Nov 4

UX Weekly, Take 2

UX Weekly started out as a way of keeping some friends and colleagues up to date with the best articles that had done the rounds in the past week. With little advertising, and just one (kind of failed) publicity stunt, the list has grown beyond what I had expected, in much less time than what I had anticipated.

The website was due for an update, and is now live1.

The e-mail itself will follow a stricter template, with a smaller number - and a less obscure set - of links.

I have also taken some cues from better established emails that I get a kick out of reading2. I’ll take my time to welcome new subscribers to the e-mail and ask them what they’re interested in, as well as having a look at who unsubscribed, and if they fit a certain profile, asking them why they did so. I hope that they’ll see this for what it is - as me trying to deliver a better product.

I’ve already learned my first lesson from sending such an e-mail.

UX Weekly has become too focused. The response from the unsubscriber, who had received and read five of the last e-mails was:

I figured out that your newsletter is more for already educated ux professionals. It feels more like a newsletter about the state-of-the-art of ux. At least it’s what I felt.

Sadly, this is not at all what UX Weekly is about, and it’s my own fault. The content of UX Weekly has largely followed a path paved by my own interests, which have evolved and developed beyond pure UX over the past year, is not true to the nature of the newsletter.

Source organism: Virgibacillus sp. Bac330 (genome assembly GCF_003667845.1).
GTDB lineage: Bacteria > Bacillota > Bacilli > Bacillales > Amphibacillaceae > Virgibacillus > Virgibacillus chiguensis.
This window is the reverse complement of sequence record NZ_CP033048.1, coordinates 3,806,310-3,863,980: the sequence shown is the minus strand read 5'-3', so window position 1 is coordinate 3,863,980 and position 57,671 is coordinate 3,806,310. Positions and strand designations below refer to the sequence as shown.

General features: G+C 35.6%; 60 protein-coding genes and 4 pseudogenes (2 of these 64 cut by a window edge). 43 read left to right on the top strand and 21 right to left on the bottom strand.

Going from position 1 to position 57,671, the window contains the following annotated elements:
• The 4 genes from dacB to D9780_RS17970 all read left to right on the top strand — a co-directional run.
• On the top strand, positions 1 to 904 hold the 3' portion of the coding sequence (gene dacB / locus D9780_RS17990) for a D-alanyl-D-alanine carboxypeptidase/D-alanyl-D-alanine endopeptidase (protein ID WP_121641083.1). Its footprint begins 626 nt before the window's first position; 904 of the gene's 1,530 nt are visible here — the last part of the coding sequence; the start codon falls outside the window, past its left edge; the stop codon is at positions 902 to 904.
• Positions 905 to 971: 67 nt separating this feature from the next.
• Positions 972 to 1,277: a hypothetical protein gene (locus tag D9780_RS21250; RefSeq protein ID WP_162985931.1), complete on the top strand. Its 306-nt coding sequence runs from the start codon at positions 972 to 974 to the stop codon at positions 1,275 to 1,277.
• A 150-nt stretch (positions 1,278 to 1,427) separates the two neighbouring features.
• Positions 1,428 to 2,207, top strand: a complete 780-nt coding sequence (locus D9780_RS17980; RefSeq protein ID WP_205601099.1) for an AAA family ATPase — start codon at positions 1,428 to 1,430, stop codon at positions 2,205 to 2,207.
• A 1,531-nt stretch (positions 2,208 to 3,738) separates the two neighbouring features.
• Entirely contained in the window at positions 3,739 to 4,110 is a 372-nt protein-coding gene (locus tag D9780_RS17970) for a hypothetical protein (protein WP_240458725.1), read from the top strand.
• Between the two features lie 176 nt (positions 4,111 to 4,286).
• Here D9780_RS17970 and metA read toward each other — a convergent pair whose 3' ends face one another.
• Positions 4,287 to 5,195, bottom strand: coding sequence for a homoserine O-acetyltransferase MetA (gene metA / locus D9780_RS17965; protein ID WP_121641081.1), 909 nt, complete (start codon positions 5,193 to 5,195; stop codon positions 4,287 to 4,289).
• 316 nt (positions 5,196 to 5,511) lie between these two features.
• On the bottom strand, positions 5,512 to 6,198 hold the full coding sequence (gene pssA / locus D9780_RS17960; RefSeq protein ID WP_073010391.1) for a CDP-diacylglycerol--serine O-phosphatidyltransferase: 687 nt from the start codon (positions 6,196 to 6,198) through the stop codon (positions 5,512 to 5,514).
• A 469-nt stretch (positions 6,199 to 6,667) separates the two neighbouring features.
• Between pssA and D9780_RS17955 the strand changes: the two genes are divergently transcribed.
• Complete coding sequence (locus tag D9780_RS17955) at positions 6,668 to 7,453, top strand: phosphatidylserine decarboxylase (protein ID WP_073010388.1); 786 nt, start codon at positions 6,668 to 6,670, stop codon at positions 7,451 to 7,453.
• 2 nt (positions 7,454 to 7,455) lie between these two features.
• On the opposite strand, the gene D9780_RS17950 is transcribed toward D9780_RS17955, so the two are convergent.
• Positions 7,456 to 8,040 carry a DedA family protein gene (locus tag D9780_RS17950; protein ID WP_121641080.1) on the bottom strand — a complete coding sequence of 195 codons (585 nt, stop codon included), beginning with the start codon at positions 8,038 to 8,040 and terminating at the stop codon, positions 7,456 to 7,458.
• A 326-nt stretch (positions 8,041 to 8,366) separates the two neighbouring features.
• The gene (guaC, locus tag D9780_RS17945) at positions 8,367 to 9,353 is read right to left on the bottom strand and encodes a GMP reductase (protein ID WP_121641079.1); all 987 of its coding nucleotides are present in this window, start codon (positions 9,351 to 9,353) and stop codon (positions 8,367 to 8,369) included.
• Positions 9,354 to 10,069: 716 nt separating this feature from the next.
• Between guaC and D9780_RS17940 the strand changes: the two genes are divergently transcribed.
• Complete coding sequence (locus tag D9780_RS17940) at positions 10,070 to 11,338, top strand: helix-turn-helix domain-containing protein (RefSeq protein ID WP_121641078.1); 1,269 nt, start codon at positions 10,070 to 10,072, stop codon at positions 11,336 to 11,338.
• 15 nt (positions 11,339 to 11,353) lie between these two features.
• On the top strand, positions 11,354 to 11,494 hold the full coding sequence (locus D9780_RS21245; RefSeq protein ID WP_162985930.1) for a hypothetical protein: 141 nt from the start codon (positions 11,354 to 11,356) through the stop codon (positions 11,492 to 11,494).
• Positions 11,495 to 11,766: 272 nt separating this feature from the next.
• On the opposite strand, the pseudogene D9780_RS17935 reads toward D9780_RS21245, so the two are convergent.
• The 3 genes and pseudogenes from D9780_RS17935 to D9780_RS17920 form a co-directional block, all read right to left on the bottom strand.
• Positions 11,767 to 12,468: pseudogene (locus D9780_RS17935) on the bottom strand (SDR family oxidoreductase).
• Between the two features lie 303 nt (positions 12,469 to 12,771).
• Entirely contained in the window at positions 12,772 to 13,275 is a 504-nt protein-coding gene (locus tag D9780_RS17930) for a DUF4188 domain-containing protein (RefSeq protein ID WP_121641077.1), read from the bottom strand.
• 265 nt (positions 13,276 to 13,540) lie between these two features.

It’s also counter to the spirit of learning that I’m trying to encourage through the emails, through this blog, and through my writing in general. So, as a way to make it up to the people who are interested in improving UX, even if it’s not their professional job, I’ll start including two or three articles about UX fundamentals each week. I tend to forget that not everyone has been with me from the start.

The education of UX designers interests me a lot. UX is a professional space that has a very vague definition, and what sets it apart from web development, web design, mobile design, and graphic design. This vague definition hasn’t helped people find resources or communities to join or learn from, and these communities are often still in the early phases of their growth.

Alongside providing interesting UX related material, my aim is to have UX Weekly act as a critique of that space - and hopefully as a guide to making it better - and this means talking to both newcomers and established professionals.

The website is the first site I have built with Mixture.io3, since it has come out of beta. For the price, it delivers an incredible service.

  1. UX Weekly 

  2. Primarily Nick Disabato, who runs a fairly casual ship on his “thoughts” mailing list. 


Have thoughts? Tell me on Twitter: @simonv3

Page 1 of 1